Also keep in mind that as you grow the systems must allow you to move from running the first unit to overseeing multiple units and eventually stepping into a CEO type role. For some owners that transition could take years, for others it happens in months. While you may find working in your business exciting at first, personally managing the daily operations limits your businesses growth as you only have so many hours in a day. You will have to leverage time and resources to grow your business and, eventually, your portfolio.
If I was to give the most basic of portfolio building success parameters, it would be these:
- Focus less on how you like the business yourself as a consumer and focus on demand and stability.Un-sexy is better than high-sizzle.Nobody checks the stock market before calling a plumber or fixing their car and a lot of people have cars, plumbing, etc., etc.
- Territory based is often better than brick and mortar.Brick and mortar has huge expenses before you open, you can’t move it and it takes a long time to open and make money.Territory based businesses have protected customers, not just lines on a map.
- Area Developer, Area Representative and Master franchise opportunities can be very desirable, especially if in a non-retail service business.
- Businesses that can quickly become semi-absentee are preferred over full time roles, gives you the freedom to grow portfolio.
- The business has to fit your model (contact me, I’ll explain how to build your model)
- The franchisor can be emerging or seasoned, but they have to offer great training, support and franchisee satisfaction.Emerging brands have to be run by seasoned franchise pros.
- You have to follow the system, don’t offer suggested changes for the first year, do what they have proven then tell down the road them what you would do.You bought it, use it!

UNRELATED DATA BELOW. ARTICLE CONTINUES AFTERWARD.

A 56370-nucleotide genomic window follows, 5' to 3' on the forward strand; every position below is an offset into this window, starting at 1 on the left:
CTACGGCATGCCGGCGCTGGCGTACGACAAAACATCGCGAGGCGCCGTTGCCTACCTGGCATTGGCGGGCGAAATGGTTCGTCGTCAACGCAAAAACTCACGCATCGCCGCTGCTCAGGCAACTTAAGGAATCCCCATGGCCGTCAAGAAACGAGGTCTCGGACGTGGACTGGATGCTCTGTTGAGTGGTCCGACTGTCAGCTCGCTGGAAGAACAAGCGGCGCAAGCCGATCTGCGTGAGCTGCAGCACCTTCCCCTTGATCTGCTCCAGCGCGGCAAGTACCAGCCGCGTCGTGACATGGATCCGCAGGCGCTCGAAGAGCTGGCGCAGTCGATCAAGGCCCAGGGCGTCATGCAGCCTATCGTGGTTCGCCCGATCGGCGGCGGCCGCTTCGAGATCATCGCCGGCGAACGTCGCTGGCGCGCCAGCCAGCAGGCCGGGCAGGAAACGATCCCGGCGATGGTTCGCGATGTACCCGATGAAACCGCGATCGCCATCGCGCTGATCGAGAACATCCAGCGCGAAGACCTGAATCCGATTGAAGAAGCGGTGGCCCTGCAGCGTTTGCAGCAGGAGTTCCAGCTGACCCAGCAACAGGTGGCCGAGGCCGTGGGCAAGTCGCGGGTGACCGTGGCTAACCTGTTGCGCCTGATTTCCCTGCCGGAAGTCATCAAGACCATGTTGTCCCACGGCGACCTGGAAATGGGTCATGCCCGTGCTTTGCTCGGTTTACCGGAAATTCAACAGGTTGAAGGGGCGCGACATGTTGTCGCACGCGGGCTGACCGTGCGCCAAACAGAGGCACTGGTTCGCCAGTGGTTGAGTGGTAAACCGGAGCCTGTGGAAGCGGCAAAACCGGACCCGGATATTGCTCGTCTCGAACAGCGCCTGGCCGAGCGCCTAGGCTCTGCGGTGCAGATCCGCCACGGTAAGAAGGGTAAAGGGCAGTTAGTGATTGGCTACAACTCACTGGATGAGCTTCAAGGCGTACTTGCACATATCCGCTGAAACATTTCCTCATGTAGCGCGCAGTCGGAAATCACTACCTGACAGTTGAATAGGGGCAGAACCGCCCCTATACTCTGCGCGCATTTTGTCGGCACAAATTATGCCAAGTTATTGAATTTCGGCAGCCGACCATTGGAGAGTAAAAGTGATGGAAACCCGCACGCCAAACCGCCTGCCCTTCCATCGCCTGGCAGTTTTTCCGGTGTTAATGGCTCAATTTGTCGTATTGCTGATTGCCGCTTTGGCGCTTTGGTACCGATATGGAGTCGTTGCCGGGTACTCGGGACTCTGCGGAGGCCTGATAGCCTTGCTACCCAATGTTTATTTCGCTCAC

- Market, A LOT!
- Sell, always!We all sell every day, to our spouse, family, community, boss and much more.We just don’t call it selling.The vision of the old school used car salesman is from the past.Sales is now a component of customer service.
- Be involved in your community
- Evangelize your business.
- Have the goal of making every customer happy.The client is not always right, but the client is always the client.
- Enjoy what you do with wild abandon!Nobody can downsize you!
- Spend more time with family, friends and doing the non-work things you love.What better reason to be successful?
Assembling a portfolio is complex, get assistance from someone that knows how to do it well. We work with executives and investment funds and the complexity of their needs can be daunting, but for years we have successfully built home run portfolios and you can too.
What is your success story, let’s go find it!
George Knauf is a highly sought after, trusted advisor to many companies; Public, Independent and Franchised, of all sizes and in many markets. His 20 plus years of experience in both start-up and mature business operations makes him uniquely qualified to advise individuals that have dreamed of going into business for themselves in order to gain more control, independence, time flexibility and to be able to earn in proportion to their real contribution. Contact the Franchising USA Expert George’s Hotline 703-424-2980.